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Teach Your Child Effective Toothbrushing Technique

According to research, over 40% of children have cavities by the time they enter kindergarten. Poorly-cared-for baby teeth may cause infection, pain, and problems eating and speaking. They can also affect the permanent teeth when they erupt. You can help your child avoid these dental problems by teaching good tooth-brushing habits and technique.

By ages 2 to 3, children should be introduced to the MOI brushing technique: Clean the masticatory (chewing) surfaces with simple horizontal (scrubbing) movements; the outer surfaces with more difficult circular movements; and the inside surfaces with small up-and-down movements.

Let your child watch you brush your teeth. Then help him to try it. At first, you can hold the child on your lap and brush his or her teeth with the MOI technique, explaining what you are doing each step of the way.

Use a soft-bristled, child’s toothbrush with a pea-sized amount of fluoride toothpaste. Show your child how to hold the toothbrush at a 45º angle to the gum line and brush gently.

When your child is ready to brush without your assistance, he or she may not have the manual dexterity to clean all teeth thoroughly, so up to around age 6, give your child’s teeth a final brush after he or she has finished.

Show your child how to rinse and spit, reminding him or her not to swallow toothpaste. Ingesting too much fluoride can result in spots on even the permanent teeth.

Teach your child to brush at least twice daily. Each brushing should last at least two minutes and cover every region of the mouth. Children tend to focus on the more visible front teeth only, so be sure to remind him or her to brush in back.

A best practice is to brush along with your child until he or she is about 8 years old and shows proficiency. You can use a timer or a two-minute song and make a game of exploring every part of your mouth.

Establishing regular brushing habits at an early age can help your child maintain good oral health for years to come. For tips about how to accomplish this important oral health care task, talk to us when you bring your child in for an office visit.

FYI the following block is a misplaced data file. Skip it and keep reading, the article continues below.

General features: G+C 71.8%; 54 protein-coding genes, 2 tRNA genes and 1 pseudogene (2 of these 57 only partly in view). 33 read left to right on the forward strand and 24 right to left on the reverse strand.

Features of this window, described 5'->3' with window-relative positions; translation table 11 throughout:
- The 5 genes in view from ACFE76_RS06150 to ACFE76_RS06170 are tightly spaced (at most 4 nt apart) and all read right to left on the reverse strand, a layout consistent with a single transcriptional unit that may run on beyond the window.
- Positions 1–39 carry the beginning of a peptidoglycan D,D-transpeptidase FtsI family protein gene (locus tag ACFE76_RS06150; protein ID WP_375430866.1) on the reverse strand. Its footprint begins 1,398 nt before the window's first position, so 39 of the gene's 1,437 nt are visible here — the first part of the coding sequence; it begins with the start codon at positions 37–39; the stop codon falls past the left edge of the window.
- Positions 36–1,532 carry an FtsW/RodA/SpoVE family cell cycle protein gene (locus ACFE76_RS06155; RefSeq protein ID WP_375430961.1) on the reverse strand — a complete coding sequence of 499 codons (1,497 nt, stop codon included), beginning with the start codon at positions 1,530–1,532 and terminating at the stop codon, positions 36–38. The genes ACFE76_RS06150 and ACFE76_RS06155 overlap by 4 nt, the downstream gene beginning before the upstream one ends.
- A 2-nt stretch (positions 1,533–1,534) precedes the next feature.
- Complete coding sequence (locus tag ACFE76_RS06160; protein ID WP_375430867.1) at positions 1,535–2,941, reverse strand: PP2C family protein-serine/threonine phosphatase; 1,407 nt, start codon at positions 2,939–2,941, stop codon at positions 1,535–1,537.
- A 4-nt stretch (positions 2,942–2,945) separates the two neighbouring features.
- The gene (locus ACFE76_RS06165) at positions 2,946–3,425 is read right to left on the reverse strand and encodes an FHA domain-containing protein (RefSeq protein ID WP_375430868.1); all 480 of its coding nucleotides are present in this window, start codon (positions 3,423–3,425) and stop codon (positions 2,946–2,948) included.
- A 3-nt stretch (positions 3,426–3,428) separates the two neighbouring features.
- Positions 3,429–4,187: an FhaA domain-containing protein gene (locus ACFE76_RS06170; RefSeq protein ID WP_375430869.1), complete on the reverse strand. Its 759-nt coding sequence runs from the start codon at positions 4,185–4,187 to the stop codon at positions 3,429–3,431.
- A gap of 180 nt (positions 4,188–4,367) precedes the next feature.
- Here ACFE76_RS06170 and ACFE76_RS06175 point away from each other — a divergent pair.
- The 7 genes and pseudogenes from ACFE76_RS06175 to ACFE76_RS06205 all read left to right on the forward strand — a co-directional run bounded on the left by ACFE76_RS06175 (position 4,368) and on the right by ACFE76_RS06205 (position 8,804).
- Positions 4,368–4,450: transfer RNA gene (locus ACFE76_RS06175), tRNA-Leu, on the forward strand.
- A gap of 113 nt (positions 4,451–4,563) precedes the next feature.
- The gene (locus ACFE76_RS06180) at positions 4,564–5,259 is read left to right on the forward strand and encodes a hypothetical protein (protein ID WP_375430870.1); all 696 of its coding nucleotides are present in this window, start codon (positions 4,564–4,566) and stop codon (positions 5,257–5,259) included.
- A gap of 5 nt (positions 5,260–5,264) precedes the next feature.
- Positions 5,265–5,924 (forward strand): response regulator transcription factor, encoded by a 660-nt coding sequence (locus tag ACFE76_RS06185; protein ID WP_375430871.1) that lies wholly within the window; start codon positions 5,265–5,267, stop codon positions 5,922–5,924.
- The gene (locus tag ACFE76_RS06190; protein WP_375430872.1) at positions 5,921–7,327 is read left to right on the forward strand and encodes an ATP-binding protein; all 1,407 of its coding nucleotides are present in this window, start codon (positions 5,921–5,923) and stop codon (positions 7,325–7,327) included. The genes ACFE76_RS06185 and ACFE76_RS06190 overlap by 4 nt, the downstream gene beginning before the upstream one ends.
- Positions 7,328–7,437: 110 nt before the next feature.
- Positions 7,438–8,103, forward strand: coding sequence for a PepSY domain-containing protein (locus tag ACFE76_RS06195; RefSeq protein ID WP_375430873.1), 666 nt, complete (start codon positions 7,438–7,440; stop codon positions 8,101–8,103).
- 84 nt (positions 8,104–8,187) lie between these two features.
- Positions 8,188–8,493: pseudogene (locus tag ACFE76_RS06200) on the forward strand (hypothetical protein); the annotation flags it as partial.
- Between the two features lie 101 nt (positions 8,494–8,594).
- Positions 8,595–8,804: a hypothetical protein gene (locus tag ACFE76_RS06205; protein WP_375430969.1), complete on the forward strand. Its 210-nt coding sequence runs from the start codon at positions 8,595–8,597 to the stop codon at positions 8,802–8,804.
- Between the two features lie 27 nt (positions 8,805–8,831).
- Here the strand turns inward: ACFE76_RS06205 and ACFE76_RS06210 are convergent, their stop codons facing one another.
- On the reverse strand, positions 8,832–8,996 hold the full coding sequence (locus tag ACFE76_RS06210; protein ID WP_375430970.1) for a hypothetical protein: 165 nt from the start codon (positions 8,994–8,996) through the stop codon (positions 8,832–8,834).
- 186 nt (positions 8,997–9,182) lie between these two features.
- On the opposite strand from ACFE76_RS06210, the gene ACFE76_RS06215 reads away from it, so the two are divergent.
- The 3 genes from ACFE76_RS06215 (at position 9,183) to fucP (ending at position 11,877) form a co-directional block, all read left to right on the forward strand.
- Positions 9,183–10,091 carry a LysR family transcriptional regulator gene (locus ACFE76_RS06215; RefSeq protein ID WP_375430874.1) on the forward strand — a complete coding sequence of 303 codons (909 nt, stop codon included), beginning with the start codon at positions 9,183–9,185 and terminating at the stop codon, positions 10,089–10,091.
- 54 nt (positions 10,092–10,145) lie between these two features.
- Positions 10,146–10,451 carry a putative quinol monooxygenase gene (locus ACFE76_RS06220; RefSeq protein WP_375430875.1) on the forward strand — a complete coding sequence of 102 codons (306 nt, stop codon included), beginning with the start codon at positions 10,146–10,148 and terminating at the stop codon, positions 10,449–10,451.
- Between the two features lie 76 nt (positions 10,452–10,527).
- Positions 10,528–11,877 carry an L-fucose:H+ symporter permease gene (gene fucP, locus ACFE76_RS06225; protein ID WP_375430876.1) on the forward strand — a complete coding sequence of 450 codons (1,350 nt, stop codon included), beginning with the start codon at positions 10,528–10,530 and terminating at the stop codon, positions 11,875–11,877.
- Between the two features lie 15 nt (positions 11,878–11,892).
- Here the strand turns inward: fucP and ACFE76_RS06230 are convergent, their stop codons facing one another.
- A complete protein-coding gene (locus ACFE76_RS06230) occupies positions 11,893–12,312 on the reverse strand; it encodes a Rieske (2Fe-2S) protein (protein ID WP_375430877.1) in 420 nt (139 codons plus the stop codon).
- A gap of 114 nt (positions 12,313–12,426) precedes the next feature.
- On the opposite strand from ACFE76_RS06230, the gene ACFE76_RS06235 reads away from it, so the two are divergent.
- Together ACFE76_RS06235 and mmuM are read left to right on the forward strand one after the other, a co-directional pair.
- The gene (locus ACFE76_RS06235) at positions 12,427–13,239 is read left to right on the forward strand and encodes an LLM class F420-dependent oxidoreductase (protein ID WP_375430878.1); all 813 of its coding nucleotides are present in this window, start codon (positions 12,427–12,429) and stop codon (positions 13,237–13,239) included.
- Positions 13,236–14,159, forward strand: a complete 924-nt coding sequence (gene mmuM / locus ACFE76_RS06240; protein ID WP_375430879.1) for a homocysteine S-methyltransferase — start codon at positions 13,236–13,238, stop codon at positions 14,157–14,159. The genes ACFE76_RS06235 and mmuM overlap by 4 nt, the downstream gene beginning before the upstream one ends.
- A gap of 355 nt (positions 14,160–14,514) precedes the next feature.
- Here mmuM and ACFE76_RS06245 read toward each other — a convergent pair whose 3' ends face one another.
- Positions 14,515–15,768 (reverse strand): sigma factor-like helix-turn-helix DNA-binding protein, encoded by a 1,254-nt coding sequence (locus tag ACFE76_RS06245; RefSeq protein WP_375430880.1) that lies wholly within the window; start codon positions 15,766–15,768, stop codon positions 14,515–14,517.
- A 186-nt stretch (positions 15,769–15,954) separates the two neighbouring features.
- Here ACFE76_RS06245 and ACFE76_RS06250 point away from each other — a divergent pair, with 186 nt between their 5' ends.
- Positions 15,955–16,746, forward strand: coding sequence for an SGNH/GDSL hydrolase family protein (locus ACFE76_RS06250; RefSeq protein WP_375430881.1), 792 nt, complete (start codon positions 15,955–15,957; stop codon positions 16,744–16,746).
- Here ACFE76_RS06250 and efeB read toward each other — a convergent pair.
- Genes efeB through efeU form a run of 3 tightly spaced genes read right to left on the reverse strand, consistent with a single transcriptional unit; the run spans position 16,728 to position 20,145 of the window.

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Preventing Preschool Caries

It’s an unfortunate combination in young children: trends toward too much sugar (even from “healthy” carbs like whole-wheat crackers) and too little toothbrushing (allowed by parents who don’t want to force their toddlers to do something they don’t enjoy), along with some nasty bacteria called mutans streptococcus. The result is a significant rise in dental caries—the infection commonly known as “cavities”—in American preschoolers. Four million preschoolers, in fact—40% of children age 2 to 5—have at least one cavity, up from about 3.4 million a decade ago.

Genetics plays a role in caries susceptibility; a child of parents who had multiple cavities in youth will be more likely to suffer as well. Still, severe caries is not inevitable even then. Because the bacteria thrive where sugar is present, creating acid that leaches calcium from teeth and weakens their structure, dental-health vigilance to eliminate sugar on tooth surfaces becomes even more important.

Of course, parents should try to keep the teeth of any preschooler as strong and sugar-free as possible. Here’s how:

  • Keep the consumption of sugar—and foods that turn to sugar, like breads—to a minimum. Gobbling a big candy bar in 10 minutes, then brushing—while not a good daily habit for a small tummy—is better for a preschooler’s teeth than nibbling on tiny crackers or sipping fruit juice off and (mostly) on all day long. Sugar stays on the teeth, and the bacteria feast.
  • Have your child brush at least twice daily to physically remove sugars from tooth surfaces.
  • Supply fluoride, as prescribed by us or your child’s doctor, especially if your preschooler drinks mostly unfluoridated water. Fluoride strengthens tooth structure.
  • Ask us about giving your child lollipops flavored with xylitol, which can kill cavity-causing bacteria.

Multiple cavities in a frightened preschooler are challenging to treat. Some dentists turn to general anesthesia—which has its own risks—to more easily treat all the teeth at once. It’s far preferable to try to prevent caries in the first place, even if a nightly tiff with Tiffany at teeth-brushing time is the result.